Can you give us your view of the other point. If I am your disciple and I decide to gift you a Louis Vuitton suitcase, will you accept it.
Puggalika-dāna or saṅgha-dāna? If it were the former —an offering that you intended for my personal use— then I would decline it because I don’t use suitcases and there’s no other monk to whom I could easily give it away. If it were the latter, then I would accept it and hand it over to my monastery’s lay stewards. It would then be their responsibility to either barter it for whatever the monastery needs or auction it to pay the bills. Refusing a saṅgha-dāna would be out of the question, unless the gift were something unallowable or the lay donor were under the saṅgha’s interdiction. Luxury French suitcases are not unallowable, however much one might wish them to be. (Although in the case of a Louis Vuitton you’d first need to remove the suitcase’s pretentious monogram, since it’s made out of gold).
Now to continue in this hypothetical vein, suppose I did happen to be a suitcase-using bhikkhu who lacked a suitcase? If you came to me and offered to get me one, and invited me to express some preference, then I would certainly go for something inexpensive. Perhaps a nice sensible product like the Trunki Gruffalo. It’s only £39.99 and no reasonable person could deny that it makes a decorous, yet suitably understated, accoutrement for a bhikkhu.
But if you made no such invitation and simply brought me a suitcase that you’d selected yourself, I would accept it no matter what sort it was. Whether it was a poncey over-priced doodah from Paris or a battered old relic that you’d picked up at a jumble sale, or (heaven grant us!) a Trunki Gruffalo, I should accept it with gratitude.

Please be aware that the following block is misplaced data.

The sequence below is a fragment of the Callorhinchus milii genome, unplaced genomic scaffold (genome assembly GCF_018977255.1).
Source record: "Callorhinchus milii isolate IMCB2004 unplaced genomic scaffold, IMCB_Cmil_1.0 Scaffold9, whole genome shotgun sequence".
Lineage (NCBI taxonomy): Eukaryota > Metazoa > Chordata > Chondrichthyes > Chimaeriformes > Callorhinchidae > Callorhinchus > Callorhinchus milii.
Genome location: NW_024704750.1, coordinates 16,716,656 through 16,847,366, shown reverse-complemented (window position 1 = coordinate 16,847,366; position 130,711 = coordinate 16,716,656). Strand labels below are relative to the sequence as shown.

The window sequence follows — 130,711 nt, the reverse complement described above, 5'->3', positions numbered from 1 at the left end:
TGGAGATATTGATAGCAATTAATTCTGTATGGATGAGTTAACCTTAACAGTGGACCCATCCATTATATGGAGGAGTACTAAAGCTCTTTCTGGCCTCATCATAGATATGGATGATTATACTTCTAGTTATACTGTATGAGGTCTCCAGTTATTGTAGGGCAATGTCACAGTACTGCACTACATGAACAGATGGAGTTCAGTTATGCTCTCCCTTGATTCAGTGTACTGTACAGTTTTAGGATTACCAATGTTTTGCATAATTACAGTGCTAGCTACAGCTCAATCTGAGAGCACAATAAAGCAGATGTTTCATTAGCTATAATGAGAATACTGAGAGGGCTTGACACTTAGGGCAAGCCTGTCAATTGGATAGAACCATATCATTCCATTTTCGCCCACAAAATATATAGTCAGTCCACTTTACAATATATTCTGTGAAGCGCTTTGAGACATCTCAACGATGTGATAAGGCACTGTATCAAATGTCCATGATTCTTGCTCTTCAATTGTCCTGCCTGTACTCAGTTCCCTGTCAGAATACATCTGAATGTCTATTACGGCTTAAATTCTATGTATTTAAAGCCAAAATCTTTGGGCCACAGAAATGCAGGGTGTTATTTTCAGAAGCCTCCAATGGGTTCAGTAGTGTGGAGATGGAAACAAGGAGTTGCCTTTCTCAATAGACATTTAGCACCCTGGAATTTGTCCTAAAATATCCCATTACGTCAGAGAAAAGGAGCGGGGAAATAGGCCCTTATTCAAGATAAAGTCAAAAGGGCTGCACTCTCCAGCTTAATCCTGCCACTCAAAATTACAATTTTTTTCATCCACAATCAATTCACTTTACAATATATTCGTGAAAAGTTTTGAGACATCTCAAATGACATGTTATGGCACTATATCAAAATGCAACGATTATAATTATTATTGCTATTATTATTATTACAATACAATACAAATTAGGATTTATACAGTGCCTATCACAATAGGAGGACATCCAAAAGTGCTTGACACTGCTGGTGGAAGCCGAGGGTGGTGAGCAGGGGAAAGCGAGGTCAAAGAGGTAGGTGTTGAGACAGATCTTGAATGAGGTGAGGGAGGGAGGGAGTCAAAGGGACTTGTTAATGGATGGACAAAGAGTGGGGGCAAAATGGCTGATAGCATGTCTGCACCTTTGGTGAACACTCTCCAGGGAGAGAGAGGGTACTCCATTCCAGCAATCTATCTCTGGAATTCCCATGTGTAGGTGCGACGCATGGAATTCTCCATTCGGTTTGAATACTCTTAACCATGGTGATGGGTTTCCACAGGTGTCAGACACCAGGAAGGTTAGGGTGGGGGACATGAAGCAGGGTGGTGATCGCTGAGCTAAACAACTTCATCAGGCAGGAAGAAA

Note that in both of these scenarios my aim would be that of being an easy burden to my lay supporters (subharo) and of light livelihood (sallahukavutti). These are two of the sixteen qualities mentioned by the Buddha in the opening of the Karaṇīyamettā Sutta, upon which the successful practice of mettabhāvanā (and no doubt of bhāvanā in general) depends. In the first scenario I select something cheap so that I don’t burden your bank account. In the second I take what you’ve selected for me so that I don’t waste your time (i.e. by requesting you to go back and change the Louis Vuitton for a Gruffalo or whatever).
As for your other hypothetical scenarios, you can just apply the following rubric:
1. Puggalika-dāna and I need it; I accept it.
1.1. If invited I go for inexpensive.
1.2. If not invited I accept what’s offered.
2. Puggalika-dāna and I don’t need it – I decline it.
3. Saṅgha-dāna – I accept it whether or not I have any personal use for it.